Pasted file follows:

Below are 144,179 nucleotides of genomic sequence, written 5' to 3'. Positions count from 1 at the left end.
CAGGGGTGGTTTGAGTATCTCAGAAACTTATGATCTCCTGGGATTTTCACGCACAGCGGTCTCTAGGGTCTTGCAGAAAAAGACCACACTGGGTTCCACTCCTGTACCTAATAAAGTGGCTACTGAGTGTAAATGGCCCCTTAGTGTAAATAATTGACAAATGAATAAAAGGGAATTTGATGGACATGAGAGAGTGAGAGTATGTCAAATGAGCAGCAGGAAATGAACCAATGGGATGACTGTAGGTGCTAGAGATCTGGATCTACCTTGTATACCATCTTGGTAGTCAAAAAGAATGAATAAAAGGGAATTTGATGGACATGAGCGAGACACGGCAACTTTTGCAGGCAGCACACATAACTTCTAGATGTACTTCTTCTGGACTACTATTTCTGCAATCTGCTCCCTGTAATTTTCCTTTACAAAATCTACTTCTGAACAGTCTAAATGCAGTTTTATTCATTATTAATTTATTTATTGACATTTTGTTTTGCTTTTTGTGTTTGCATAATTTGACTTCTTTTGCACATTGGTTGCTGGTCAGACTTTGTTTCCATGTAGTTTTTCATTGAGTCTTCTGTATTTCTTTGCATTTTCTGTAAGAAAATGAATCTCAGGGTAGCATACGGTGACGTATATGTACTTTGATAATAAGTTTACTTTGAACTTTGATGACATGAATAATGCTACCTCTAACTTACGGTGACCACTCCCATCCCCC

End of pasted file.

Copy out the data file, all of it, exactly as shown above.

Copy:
Below are 144,179 nucleotides of genomic sequence, written 5' to 3'. Positions count from 1 at the left end.
CAGGGGTGGTTTGAGTATCTCAGAAACTTATGATCTCCTGGGATTTTCACGCACAGCGGTCTCTAGGGTCTTGCAGAAAAAGACCACACTGGGTTCCACTCCTGTACCTAATAAAGTGGCTACTGAGTGTAAATGGCCCCTTAGTGTAAATAATTGACAAATGAATAAAAGGGAATTTGATGGACATGAGAGAGTGAGAGTATGTCAAATGAGCAGCAGGAAATGAACCAATGGGATGACTGTAGGTGCTAGAGATCTGGATCTACCTTGTATACCATCTTGGTAGTCAAAAAGAATGAATAAAAGGGAATTTGATGGACATGAGCGAGACACGGCAACTTTTGCAGGCAGCACACATAACTTCTAGATGTACTTCTTCTGGACTACTATTTCTGCAATCTGCTCCCTGTAATTTTCCTTTACAAAATCTACTTCTGAACAGTCTAAATGCAGTTTTATTCATTATTAATTTATTTATTGACATTTTGTTTTGCTTTTTGTGTTTGCATAATTTGACTTCTTTTGCACATTGGTTGCTGGTCAGACTTTGTTTCCATGTAGTTTTTCATTGAGTCTTCTGTATTTCTTTGCATTTTCTGTAAGAAAATGAATCTCAGGGTAGCATACGGTGACGTATATGTACTTTGATAATAAGTTTACTTTGAACTTTGATGACATGAATAATGCTACCTCTAACTTACGGTGACCACTCCCATCCCCC